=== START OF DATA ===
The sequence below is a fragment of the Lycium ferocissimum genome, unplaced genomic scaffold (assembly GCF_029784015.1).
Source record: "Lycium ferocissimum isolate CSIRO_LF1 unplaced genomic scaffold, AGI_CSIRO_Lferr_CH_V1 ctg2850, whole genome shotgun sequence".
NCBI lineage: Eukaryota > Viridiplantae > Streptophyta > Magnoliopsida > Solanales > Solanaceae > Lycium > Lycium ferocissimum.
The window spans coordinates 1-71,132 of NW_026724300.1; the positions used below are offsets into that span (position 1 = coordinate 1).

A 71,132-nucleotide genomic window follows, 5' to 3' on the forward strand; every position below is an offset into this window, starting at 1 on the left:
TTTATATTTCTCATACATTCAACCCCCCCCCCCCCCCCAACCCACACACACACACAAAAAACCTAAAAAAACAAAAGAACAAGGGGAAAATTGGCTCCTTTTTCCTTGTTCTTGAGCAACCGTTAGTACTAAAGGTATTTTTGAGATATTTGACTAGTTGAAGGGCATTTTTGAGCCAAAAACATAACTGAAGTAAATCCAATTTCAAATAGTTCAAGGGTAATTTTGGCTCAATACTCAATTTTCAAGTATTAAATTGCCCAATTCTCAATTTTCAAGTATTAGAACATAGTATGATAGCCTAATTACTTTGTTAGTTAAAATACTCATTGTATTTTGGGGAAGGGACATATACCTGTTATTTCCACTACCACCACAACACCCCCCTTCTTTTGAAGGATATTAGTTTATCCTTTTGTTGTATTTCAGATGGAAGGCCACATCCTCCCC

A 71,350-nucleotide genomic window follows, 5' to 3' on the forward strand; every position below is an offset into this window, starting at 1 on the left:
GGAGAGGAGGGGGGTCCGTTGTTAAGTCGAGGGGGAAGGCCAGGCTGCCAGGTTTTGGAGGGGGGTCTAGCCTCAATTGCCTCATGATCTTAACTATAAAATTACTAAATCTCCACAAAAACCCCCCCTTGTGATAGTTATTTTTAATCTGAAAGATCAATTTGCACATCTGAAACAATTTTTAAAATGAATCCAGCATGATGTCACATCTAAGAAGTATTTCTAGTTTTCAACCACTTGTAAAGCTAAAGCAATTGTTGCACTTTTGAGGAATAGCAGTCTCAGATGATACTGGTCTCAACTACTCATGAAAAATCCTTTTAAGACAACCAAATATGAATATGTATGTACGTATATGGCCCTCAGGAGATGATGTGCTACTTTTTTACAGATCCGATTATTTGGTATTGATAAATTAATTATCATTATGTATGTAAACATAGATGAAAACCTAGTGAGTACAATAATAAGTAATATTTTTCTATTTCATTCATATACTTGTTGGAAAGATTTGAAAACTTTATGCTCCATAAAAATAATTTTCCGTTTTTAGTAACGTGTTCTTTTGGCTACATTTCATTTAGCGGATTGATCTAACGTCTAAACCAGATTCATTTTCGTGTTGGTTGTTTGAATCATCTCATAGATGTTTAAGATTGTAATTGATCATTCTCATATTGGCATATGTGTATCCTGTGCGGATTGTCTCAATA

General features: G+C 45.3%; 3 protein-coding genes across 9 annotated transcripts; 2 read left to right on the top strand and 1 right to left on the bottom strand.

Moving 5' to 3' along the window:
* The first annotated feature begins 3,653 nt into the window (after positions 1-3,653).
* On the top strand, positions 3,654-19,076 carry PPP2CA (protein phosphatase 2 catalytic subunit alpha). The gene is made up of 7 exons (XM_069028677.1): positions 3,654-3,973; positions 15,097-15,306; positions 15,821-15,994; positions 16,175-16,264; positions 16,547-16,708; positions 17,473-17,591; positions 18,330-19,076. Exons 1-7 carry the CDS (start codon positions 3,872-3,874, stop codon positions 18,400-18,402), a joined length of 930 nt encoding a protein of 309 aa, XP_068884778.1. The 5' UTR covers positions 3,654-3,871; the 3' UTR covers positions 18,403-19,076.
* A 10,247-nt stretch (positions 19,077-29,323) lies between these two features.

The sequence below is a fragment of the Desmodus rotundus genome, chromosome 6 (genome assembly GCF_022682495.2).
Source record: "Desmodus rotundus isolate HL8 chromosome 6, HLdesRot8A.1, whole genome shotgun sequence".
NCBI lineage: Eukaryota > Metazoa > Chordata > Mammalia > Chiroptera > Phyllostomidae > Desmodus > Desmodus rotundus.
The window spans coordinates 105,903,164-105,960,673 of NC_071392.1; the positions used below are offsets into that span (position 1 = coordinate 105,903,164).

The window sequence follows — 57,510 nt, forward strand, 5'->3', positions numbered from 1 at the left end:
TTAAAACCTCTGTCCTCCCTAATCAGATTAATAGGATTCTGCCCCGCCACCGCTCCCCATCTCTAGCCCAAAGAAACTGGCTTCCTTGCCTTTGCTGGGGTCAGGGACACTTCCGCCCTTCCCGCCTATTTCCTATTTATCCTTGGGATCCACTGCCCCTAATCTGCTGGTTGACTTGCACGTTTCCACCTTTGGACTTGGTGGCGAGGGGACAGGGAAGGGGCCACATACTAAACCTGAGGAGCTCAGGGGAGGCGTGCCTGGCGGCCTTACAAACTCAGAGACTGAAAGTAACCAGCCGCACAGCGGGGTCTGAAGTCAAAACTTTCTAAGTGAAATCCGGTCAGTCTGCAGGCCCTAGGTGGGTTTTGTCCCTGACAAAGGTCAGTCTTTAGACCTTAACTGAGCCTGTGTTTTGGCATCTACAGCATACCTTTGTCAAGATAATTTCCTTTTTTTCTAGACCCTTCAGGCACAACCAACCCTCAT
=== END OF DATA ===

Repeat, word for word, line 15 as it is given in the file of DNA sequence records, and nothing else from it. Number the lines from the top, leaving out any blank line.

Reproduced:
Source record: "Desmodus rotundus isolate HL8 chromosome 6, HLdesRot8A.1, whole genome shotgun sequence".